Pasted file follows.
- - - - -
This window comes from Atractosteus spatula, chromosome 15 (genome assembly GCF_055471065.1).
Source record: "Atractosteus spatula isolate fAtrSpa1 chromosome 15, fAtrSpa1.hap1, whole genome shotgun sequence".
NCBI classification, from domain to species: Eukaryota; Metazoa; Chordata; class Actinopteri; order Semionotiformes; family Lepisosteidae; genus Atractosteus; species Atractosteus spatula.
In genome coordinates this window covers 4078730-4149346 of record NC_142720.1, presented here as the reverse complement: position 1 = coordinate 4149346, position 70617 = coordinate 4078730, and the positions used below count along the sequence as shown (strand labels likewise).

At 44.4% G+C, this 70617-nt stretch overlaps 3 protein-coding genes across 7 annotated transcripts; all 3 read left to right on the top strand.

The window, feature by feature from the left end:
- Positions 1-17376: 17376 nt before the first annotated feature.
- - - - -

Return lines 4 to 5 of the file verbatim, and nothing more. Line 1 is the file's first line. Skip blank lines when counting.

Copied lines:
In genome coordinates this window covers 4078730-4149346 of record NC_142720.1, presented here as the reverse complement: position 1 = coordinate 4149346, position 70617 = coordinate 4078730, and the positions used below count along the sequence as shown (strand labels likewise).

At 44.4% G+C, this 70617-nt stretch overlaps 3 protein-coding genes across 7 annotated transcripts; all 3 read left to right on the top strand.